'How could one sister so betray another?' demanded Emma hotly, wringing out a couple of napkins with great force and flinging them into the rinse water. 'It is the most shocking story I ever heard! I do not like the sound of Penelope. I shall be afraid of her. I hope she does not return home for a long time.'
'Well, my dear, I daresay she will continue to stay with the Shaws in Chichester as long as she is able to stretch out the visit. She has an eye on a gentleman there, you see, a rich Dr Harding, the uncle of her friend Miss Shaw. He is a great deal older; but she is twenty-five now, so she has not much time left to be looking about her. We cannot afford to pick and choose, you know, there is no provision for us. We must all marry if we can. Still, Penelope cannot prolong her stay for ever, so, sooner or later, you will be obliged to meet her again. Do not trust her, though! Penelope has no scruples, none, if she sees a chance to promote her own advantage. But still, I think she will have a considerable respect for you, although you are the youngest.'
'For me? I see no reason for that, since I have been returned home like a parcel of unwanted goods,' said Emma drily.
'But, Emma, you have such an air of refinement and fashion! That is bound to impress Penelope very much. Those fourteen years you spent with Aunt Turner have turned you into a person of quality, my dear!'
Posted September 26, 2011
The Watsons is a hard book to continue; Jane Austen had a reason for dropping it. I think the author would have done better to continue what was written rather than making a complete new start, especially with the original as part of the book, because she changes some of JA's facts given in the original piece. A couple characters are too much of caricatures, but Emma holds up nicely. A couple places the author's sense of time seems rather befuddled. The continued story is really quite good.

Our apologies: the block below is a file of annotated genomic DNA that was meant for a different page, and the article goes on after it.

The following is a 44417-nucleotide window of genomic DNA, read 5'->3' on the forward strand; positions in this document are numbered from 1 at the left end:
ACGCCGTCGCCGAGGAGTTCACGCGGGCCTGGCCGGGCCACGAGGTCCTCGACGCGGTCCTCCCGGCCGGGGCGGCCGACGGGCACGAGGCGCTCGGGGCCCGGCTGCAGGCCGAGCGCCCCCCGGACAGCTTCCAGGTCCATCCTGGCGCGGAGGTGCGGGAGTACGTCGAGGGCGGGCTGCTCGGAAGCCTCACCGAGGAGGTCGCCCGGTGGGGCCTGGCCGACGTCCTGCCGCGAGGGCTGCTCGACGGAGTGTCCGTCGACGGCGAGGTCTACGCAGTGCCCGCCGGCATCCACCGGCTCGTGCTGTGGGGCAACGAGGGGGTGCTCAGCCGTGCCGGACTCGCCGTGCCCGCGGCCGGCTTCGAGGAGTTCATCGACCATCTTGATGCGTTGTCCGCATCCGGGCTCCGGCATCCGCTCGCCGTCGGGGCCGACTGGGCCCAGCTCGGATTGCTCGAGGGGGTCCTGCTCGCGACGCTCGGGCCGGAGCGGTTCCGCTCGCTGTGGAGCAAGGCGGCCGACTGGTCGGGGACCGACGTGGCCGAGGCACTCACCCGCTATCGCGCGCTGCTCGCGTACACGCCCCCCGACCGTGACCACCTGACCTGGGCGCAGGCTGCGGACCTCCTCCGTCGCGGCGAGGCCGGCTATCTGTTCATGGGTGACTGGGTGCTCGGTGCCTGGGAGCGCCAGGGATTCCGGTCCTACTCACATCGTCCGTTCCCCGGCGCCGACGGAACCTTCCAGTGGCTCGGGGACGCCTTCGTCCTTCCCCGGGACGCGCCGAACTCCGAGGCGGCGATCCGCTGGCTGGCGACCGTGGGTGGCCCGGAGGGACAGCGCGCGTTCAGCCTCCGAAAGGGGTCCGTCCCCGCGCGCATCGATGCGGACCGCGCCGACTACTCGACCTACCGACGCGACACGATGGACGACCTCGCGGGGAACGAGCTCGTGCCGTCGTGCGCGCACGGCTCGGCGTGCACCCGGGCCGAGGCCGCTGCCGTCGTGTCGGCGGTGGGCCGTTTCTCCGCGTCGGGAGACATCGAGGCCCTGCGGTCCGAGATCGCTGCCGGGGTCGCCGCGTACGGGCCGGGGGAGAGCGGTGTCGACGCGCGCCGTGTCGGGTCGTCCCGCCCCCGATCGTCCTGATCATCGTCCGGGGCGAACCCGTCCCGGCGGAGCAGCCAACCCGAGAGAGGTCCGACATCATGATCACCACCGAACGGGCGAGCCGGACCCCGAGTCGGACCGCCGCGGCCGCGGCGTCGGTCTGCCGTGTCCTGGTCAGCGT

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Posted December 13, 2013
ONE OF THE BETTER TRIES AT FINISHING THE UNFINISHED. I LIKED THE PRINTING OF THE UNFINISHED TEXT OF THE WATSONS RIGHT NEXT TO THE AIKEN VERSION.
A GOOD READ FOR AN AUSTEN FAN.
Posted December 10, 2012
I read and reread the completed Jane Austen regularly and believe I read a completed version of The Watsons several years ago that I liked--this wasn't it though. There are just too many ways the author breaks the "Jane" rules for me to enjoy this completion. In Jane's books, shocking events generally only happen "off camera," but in this book there was shock after shock. Also, some things, like single women receiving letters from men they hardly knew, would not have happened in regency England. I just found the whole thing disappointing.Was this review helpful? Yes NoThank you for your feedback. Report this reviewThank you, this review has been flagged.
Posted January 5, 2012